The neural network was trained with the Adam optimizer and mini-batch size of . The learning rate was initialized at , and followed a learning rate schedule that reduces the learning rate by a factor of upon encountering a plateau. A plateau was defined as epochs with validation accuracy that do vary beyond a threshold of . Training ended after the third decrease in the learning rate, or at epochs. We found that weight decay and dropout did not significantly improve performances.

For the neural network, we split the data into 60/20/20 train/validation/test sets. That is, we train the NN on 60% of the data to optimize performance on a separate 20% validation set. Then, we evaluate performance at predicting the remaining 20% test set. For the baseline models, which do not require a validation set, we used a 60/20 train/test split.

We oversample the train, validation, and test sets to the size of the majority class and ensure no overlap between the three sets. We oversample for two reasons. First, because of the heterogeneous outcomes, naive classifiers guessing the base rates would have high accuracies. Second, for ease of interpretation, balanced classes allow us to report standard accuracies, which is ideal for prediction tasks with number of outcome classes .

We train and test each model five times (5-fold cross-validation), so that each sample in the corpus was included in exactly one test set. We report the average performance across these tests. Reported results are the average of 5-fold cross-validation, such that each sample in total corpus was included in exactly one test set.

In terms of features, we constructed four different feature sets by incrementally adding the Dimensions (D), Types (T), Values (V), and Names (N) categories of features, in that order. We refer to these feature sets as D, D+T, D+T+V, and D+T+V+N=All. The neural network was trained and tested using all four feature sets. The four baseline models only used the full feature set (D+T+V+N=All).

Lastly, we use accuracy (fraction of correct predictions) instead of other measures of performance, such as score and AUROC, because it easily generalizes to multi-class cases, its straight-forward interpretation, and because we equally weigh the outcomes of our tasks.

5 Evaluating Prediction Performance

We report performance of each model on the seven prediction tasks in Table 2. The highest achieved mean accuracies for both the neural network and the baseline models are highlighted in bold. The top accuracies are achieved by the neural network. Across the board, each model achieved accuracies above the random guessing baseline of (e.g. 50% accuracy on the two-type visualization type prediction task). Model performance generally progressed as NB KNN LR RF NN. That said, the performance of both RF and LR is not significantly lower than that of the NN in most cases. Simpler classifiers may be desirable, depending on the need for optimized accuracy, and the trade-off with other factors such as interpretability and training cost.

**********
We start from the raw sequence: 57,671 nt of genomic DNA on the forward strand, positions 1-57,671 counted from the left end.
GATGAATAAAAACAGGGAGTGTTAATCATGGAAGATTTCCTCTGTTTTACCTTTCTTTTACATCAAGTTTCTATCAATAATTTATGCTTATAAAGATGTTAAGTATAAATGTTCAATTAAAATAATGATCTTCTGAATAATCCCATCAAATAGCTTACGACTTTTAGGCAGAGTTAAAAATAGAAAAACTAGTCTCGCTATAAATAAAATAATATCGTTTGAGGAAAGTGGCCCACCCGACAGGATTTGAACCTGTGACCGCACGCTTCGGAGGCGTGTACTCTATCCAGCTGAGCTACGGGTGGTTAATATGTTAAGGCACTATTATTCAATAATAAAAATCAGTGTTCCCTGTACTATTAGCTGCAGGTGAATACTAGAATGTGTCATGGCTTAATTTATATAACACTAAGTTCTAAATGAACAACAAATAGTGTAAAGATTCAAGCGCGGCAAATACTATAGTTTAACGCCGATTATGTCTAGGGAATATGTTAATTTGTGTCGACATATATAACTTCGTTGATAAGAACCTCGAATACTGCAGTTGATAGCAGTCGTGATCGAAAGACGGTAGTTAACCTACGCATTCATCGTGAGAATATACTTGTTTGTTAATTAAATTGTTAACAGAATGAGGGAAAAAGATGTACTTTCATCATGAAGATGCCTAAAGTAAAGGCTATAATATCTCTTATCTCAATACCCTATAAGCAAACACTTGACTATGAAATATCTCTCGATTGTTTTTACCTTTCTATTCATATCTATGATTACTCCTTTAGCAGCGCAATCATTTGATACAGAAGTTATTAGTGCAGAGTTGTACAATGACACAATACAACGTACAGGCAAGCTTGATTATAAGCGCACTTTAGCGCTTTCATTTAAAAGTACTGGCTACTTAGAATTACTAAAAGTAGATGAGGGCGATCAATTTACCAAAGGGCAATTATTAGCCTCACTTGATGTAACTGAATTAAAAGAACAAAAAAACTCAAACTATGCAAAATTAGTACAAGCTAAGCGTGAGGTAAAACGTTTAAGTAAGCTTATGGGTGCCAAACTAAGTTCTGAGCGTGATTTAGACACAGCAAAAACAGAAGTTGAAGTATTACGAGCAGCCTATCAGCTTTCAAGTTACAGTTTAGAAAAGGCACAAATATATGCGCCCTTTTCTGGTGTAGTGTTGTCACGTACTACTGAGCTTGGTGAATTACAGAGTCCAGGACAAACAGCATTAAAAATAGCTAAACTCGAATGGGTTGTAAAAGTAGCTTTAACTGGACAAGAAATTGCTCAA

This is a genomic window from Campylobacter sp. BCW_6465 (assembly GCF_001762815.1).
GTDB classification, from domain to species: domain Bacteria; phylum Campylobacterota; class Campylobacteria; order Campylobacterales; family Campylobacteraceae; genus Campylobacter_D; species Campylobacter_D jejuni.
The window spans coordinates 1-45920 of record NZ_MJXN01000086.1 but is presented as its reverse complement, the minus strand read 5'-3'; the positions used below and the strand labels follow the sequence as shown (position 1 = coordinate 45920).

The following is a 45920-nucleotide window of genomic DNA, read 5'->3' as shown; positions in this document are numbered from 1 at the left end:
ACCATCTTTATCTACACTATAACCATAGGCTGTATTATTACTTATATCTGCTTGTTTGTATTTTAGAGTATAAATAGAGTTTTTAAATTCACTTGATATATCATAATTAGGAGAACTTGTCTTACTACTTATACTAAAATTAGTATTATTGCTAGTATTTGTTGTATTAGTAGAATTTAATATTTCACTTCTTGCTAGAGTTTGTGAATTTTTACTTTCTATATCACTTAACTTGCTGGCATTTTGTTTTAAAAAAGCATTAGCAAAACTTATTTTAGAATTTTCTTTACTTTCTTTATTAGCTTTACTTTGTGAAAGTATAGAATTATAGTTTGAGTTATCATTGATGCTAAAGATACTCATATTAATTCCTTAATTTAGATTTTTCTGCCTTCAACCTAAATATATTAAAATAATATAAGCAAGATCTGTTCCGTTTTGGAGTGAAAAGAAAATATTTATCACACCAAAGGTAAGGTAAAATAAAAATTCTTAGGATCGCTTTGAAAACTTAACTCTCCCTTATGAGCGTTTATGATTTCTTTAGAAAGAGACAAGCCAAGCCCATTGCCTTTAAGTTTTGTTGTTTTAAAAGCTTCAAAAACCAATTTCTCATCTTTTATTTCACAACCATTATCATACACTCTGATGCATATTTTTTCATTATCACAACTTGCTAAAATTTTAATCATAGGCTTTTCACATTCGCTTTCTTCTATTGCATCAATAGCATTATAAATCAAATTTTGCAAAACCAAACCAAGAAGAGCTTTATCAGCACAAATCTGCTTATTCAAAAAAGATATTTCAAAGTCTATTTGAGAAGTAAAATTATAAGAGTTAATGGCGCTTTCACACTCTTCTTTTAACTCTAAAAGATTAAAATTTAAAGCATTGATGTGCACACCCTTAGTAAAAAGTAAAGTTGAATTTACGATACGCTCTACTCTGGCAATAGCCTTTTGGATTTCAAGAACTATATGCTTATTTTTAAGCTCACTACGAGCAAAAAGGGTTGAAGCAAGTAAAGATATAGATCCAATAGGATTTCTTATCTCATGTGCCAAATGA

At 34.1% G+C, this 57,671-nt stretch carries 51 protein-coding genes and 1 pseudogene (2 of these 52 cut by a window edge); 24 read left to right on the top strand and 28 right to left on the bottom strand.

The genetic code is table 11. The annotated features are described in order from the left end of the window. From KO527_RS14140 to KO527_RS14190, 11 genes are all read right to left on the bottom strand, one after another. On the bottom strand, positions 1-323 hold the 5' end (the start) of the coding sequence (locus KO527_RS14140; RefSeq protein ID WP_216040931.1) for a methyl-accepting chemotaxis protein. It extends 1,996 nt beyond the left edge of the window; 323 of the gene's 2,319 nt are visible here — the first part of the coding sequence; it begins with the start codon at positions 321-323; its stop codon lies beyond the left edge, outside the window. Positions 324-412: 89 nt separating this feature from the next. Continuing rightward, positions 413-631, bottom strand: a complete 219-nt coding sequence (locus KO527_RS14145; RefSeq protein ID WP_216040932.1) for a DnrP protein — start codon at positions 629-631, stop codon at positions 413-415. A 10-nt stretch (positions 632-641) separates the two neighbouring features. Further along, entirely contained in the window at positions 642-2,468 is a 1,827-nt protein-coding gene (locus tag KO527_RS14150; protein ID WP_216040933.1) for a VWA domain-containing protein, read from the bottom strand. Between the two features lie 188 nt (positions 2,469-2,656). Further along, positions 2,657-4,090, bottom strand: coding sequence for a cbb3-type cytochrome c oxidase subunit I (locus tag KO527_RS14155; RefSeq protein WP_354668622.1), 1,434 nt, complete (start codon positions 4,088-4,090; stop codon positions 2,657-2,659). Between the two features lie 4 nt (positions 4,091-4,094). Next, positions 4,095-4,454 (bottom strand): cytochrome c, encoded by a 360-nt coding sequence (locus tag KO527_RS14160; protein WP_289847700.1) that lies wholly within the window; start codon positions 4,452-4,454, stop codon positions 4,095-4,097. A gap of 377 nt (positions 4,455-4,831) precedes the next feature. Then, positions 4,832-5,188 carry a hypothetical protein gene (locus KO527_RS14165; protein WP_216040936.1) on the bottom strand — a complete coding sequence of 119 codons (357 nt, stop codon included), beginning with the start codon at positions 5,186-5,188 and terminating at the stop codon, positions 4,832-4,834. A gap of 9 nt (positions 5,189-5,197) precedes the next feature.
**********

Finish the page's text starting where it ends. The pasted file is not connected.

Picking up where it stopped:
(a) Marginal accuracies by feature set for visualization-level prediction tasks.
(b) Marginal accuracies by feature set for encoding-level prediction tasks.
Figure 9: Marginal contribution to NN accuracy by feature set, for each task. Baseline accuracies are shown as solid and dashed lines.
# Visualization Type (C=2) Visualization Type (C=3) Visualization Type (C=6) Has Shared Axis (C=2)
1 % of Values are Mode std Entropy std Is Monotonic % Number of Columns
2 Min Value Length max Entropy var Number of Columns Is Monotonic %
3 Entropy var String Type % Sortedness max Field Name Length AAD
4 Entropy std Mean Value Length var Y In Name # # Words In Name NR
5 String Type has Min Value Length var Y In Name % X In Name #
6 Median Value Length max String Type has # Shared Unique Vals std # Words In Name range
7 Mean Value Length AAD Percentage Of Mode std # Shared Values MAD Edit Distance mean